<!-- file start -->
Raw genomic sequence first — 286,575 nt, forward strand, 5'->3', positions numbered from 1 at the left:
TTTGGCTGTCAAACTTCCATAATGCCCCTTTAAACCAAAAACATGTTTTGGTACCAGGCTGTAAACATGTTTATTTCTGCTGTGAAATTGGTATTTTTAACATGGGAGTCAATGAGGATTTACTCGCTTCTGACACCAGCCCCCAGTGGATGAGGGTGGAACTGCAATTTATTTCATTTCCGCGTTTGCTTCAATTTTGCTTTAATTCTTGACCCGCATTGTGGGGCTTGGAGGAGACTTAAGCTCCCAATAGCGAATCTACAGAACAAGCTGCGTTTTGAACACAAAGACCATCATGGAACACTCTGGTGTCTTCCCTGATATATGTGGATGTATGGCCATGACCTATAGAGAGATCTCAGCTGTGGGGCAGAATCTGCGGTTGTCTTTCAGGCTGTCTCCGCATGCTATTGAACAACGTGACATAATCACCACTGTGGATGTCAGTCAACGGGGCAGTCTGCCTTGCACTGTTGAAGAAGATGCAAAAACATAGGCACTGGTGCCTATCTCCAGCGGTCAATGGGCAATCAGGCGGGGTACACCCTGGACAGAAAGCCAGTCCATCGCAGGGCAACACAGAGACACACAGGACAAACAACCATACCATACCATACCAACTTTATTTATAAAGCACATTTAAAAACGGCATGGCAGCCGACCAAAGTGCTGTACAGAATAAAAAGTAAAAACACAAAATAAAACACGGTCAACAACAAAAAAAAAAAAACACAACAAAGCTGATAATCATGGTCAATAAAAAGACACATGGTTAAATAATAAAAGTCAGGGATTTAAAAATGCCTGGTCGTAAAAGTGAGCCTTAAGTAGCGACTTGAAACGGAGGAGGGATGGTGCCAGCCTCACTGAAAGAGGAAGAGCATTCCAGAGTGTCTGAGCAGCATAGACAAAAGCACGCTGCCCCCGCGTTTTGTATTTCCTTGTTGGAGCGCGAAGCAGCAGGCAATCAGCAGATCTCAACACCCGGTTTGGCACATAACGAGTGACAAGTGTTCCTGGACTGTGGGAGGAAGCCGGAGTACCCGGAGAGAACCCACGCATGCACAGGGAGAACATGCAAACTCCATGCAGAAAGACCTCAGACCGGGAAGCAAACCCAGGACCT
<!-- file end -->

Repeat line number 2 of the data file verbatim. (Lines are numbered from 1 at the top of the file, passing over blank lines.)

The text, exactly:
TTTGGCTGTCAAACTTCCATAATGCCCCTTTAAACCAAAAACATGTTTTGGTACCAGGCTGTAAACATGTTTATTTCTGCTGTGAAATTGGTATTTTTAACATGGGAGTCAATGAGGATTTACTCGCTTCTGACACCAGCCCCCAGTGGATGAGGGTGGAACTGCAATTTATTTCATTTCCGCGTTTGCTTCAATTTTGCTTTAATTCTTGACCCGCATTGTGGGGCTTGGAGGAGACTTAAGCTCCCAATAGCGAATCTACAGAACAAGCTGCGTTTTGAACACAAAGACCATCATGGAACACTCTGGTGTCTTCCCTGATATATGTGGATGTATGGCCATGACCTATAGAGAGATCTCAGCTGTGGGGCAGAATCTGCGGTTGTCTTTCAGGCTGTCTCCGCATGCTATTGAACAACGTGACATAATCACCACTGTGGATGTCAGTCAACGGGGCAGTCTGCCTTGCACTGTTGAAGAAGATGCAAAAACATAGGCACTGGTGCCTATCTCCAGCGGTCAATGGGCAATCAGGCGGGGTACACCCTGGACAGAAAGCCAGTCCATCGCAGGGCAACACAGAGACACACAGGACAAACAACCATACCATACCATACCAACTTTATTTATAAAGCACATTTAAAAACGGCATGGCAGCCGACCAAAGTGCTGTACAGAATAAAAAGTAAAAACACAAAATAAAACACGGTCAACAACAAAAAAAAAAAAACACAACAAAGCTGATAATCATGGTCAATAAAAAGACACATGGTTAAATAATAAAAGTCAGGGATTTAAAAATGCCTGGTCGTAAAAGTGAGCCTTAAGTAGCGACTTGAAACGGAGGAGGGATGGTGCCAGCCTCACTGAAAGAGGAAGAGCATTCCAGAGTGTCTGAGCAGCATAGACAAAAGCACGCTGCCCCCGCGTTTTGTATTTCCTTGTTGGAGCGCGAAGCAGCAGGCAATCAGCAGATCTCAACACCCGGTTTGGCACATAACGAGTGACAAGTGTTCCTGGACTGTGGGAGGAAGCCGGAGTACCCGGAGAGAACCCACGCATGCACAGGGAGAACATGCAAACTCCATGCAGAAAGACCTCAGACCGGGAAGCAAACCCAGGACCT